Ada Blackjack and her amazing story of solo survival in the Arctic

Ada Blackjack and her amazing story of solo survival in the Arctic

Categories: History | North America | Travel

In 1923, American society was shocked by the story of 23-year-old Eskimo girl Ada Blackjack. She was the only woman on the polar expedition and, ultimately, the only surviving member. Ada was pushed into a dangerous undertaking by extreme need and love for her son. But the brave polar explorer had no idea what she would have to endure in the icy desert.

Ada Blackjack and her amazing story of solo survival in the Arctic

From early childhood, the Eskimos of Alaska travel through their harsh land and smile in the face of trials that are fatal to strangers. Ada Delituk, apart from her ancestors, had nothing in common with these people. She was born in 1898 in the small town of Spruce Creek, into an Eskimo family. But she grew up at a Christian mission, where she was taught English and the Bible. Ada didn’t know how to build an igloo, or hunt, or drive a dog sled.

Ada Blackjack and her amazing story of solo survival in the Arctic

At age 16, Ada married a dog driver named Jack Blackjack. They left the north and settled in Pennsylvania, where they lived for 7 years. The woman gave birth to three children, but only one survived - son Bennett. Ada's husband drank and beat her, and in 1921 he abandoned the family. Due to extreme need, a single mother and child were forced to return to Alaska, to the city of Nome.

At the age of 4, Bennett fell ill with tuberculosis, but Ada did not have money for his treatment. She gave her son to a shelter, where he was provided with the necessary care. The mother promised her son that she would definitely earn money and take him. The woman was able to get a job on an expedition heading to Wrangel Island to found a colony there.

The expedition was led by Canadian explorer, ethnographer and writer Vilhjalmur Stefansson. Four young and unexperienced polar explorers set off on a dangerous journey: Allan Crawford, Milton Galle, Fred Maurer and Lorne Knight. Ada Blackjack, an Eskimo only 150 cm tall, became the only woman in this company.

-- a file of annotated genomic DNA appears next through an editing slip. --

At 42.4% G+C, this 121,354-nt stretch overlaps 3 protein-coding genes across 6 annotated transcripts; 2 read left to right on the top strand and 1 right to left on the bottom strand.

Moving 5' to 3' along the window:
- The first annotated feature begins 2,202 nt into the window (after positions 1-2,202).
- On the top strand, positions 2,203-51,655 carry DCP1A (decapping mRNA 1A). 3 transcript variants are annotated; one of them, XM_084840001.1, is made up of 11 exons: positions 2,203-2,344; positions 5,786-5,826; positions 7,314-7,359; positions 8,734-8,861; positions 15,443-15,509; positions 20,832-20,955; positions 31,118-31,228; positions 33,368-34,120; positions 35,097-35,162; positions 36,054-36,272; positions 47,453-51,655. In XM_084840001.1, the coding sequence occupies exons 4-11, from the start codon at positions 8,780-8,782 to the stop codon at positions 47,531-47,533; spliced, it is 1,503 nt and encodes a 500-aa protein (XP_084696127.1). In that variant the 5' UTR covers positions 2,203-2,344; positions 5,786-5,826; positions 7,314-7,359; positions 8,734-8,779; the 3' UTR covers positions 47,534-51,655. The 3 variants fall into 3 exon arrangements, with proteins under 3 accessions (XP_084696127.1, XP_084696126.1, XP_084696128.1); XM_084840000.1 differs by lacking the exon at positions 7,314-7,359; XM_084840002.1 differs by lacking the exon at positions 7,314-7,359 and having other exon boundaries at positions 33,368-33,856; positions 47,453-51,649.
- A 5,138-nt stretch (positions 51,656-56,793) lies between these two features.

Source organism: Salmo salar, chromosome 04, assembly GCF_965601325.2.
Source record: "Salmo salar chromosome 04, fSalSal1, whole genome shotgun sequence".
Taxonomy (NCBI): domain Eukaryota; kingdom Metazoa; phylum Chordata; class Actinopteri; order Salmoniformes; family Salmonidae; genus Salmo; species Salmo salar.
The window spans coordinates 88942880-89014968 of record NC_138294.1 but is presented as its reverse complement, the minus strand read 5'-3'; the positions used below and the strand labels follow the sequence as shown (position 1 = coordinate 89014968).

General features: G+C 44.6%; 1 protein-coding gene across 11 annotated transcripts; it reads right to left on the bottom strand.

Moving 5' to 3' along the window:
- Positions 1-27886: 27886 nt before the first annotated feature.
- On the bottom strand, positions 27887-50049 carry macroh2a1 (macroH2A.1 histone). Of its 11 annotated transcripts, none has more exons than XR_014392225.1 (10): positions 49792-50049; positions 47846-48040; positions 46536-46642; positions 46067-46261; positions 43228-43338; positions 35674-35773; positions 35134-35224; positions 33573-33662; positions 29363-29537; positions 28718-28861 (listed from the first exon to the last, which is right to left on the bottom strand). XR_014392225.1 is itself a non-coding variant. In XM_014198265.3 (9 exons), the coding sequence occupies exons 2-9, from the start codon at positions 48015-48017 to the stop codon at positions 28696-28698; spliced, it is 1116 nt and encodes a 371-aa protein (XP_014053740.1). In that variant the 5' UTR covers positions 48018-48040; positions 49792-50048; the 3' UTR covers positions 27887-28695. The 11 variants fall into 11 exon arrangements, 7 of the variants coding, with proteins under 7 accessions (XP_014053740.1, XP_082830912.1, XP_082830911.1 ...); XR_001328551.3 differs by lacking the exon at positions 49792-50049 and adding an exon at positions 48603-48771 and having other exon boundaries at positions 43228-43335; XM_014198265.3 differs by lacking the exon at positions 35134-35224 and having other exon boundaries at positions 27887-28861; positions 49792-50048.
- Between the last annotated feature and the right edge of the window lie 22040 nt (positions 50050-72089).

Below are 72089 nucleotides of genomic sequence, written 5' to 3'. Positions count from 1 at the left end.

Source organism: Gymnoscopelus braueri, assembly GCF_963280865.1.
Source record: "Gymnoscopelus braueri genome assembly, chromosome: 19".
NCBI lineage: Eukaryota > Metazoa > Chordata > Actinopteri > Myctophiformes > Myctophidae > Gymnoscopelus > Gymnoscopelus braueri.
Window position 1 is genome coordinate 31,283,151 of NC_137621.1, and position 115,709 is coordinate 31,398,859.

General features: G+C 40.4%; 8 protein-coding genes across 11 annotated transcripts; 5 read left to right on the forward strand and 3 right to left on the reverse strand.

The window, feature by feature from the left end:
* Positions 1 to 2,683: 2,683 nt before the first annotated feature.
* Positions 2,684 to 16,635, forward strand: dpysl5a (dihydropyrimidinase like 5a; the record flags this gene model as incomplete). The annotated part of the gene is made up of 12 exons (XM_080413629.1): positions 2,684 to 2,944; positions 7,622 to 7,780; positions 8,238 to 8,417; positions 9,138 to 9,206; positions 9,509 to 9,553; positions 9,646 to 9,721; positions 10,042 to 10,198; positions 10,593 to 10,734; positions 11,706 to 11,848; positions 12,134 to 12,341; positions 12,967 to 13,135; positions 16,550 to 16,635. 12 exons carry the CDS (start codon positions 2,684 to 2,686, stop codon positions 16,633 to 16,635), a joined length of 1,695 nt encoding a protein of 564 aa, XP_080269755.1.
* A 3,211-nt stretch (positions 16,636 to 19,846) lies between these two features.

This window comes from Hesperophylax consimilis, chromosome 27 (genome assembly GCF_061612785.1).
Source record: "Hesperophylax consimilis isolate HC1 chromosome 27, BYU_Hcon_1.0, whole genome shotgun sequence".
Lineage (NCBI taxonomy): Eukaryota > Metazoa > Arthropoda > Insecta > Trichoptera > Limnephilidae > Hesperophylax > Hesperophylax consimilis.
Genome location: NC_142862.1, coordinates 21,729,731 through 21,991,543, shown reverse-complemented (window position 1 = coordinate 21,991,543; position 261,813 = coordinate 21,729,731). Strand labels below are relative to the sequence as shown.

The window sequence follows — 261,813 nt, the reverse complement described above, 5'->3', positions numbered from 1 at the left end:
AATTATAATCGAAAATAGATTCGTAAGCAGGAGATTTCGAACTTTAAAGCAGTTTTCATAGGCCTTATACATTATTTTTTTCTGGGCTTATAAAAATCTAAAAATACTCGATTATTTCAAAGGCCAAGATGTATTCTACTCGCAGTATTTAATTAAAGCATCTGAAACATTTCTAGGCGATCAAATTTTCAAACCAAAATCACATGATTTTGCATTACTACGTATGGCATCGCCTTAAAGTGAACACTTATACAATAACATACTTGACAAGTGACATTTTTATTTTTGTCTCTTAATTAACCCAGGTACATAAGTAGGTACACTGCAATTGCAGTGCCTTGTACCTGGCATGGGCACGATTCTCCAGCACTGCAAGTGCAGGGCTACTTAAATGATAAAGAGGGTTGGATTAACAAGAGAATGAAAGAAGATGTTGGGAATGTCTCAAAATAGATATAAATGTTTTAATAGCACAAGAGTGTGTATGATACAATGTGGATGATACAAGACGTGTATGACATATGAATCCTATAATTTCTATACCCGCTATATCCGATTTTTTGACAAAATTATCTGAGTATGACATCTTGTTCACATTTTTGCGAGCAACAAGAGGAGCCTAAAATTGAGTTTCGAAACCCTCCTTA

Ada Blackjack and her amazing story of solo survival in the Arctic

The researchers deceived Ada, saying that other Eskimos would go to the island besides her. Only at the last moment the woman was informed that they allegedly refused. Vilhjalmur Stefansson promised that along the way they would visit several villages and recruit a team of local residents, among whom Blackjack would be one of them.

But the little Eskimo was determined in any case, because she so wanted to live next to her son. Travel would solve her financial problems. Stefansson promised to pay Ada a huge amount of money for those times - $50 a month. On September 9, 1921, Ada with a company of four men and a cat (the head of the expedition chose to stay on the mainland) went to sea on the ship Silver Wave.

Ada Blackjack and her amazing story of solo survival in the Arctic

Already on September 16, the company landed on Wrangel Island. Stefansson was confident that the expedition members would not disappear. The island was full of game, and the colonists took with them an entire arsenal of small arms. The expedition was supposed to return to Alaska in two years, having completed a series of studies and set up a camp for the next batch of colonists.

The first year passed quietly. Men made maps, studied the climate, and hunted. Ada remained in the tent city, where she cooked food and sewed clothes. Everything was fine until the short polar summer ended. Hunters returned less and less often with prey and food became scarce. The inhabitants of the island were waiting for a ship from the mainland that would bring them supplies for the winter. But due to thick ice, he was unable to get through to Wrangel Island.

Ada Blackjack and her amazing story of solo survival in the Arctic